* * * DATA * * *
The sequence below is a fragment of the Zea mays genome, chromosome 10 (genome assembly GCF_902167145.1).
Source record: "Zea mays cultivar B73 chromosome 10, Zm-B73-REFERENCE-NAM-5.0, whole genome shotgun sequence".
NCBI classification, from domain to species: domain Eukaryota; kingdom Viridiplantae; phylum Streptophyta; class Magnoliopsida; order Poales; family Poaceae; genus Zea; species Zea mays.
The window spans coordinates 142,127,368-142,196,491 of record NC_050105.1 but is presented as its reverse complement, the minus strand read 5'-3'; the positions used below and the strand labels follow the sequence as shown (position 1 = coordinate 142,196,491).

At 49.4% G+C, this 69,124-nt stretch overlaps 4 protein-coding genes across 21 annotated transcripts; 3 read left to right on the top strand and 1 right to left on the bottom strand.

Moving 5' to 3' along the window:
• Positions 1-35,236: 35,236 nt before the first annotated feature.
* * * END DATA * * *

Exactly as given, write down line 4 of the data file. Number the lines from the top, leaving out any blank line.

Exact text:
The window spans coordinates 142,127,368-142,196,491 of record NC_050105.1 but is presented as its reverse complement, the minus strand read 5'-3'; the positions used below and the strand labels follow the sequence as shown (position 1 = coordinate 142,196,491).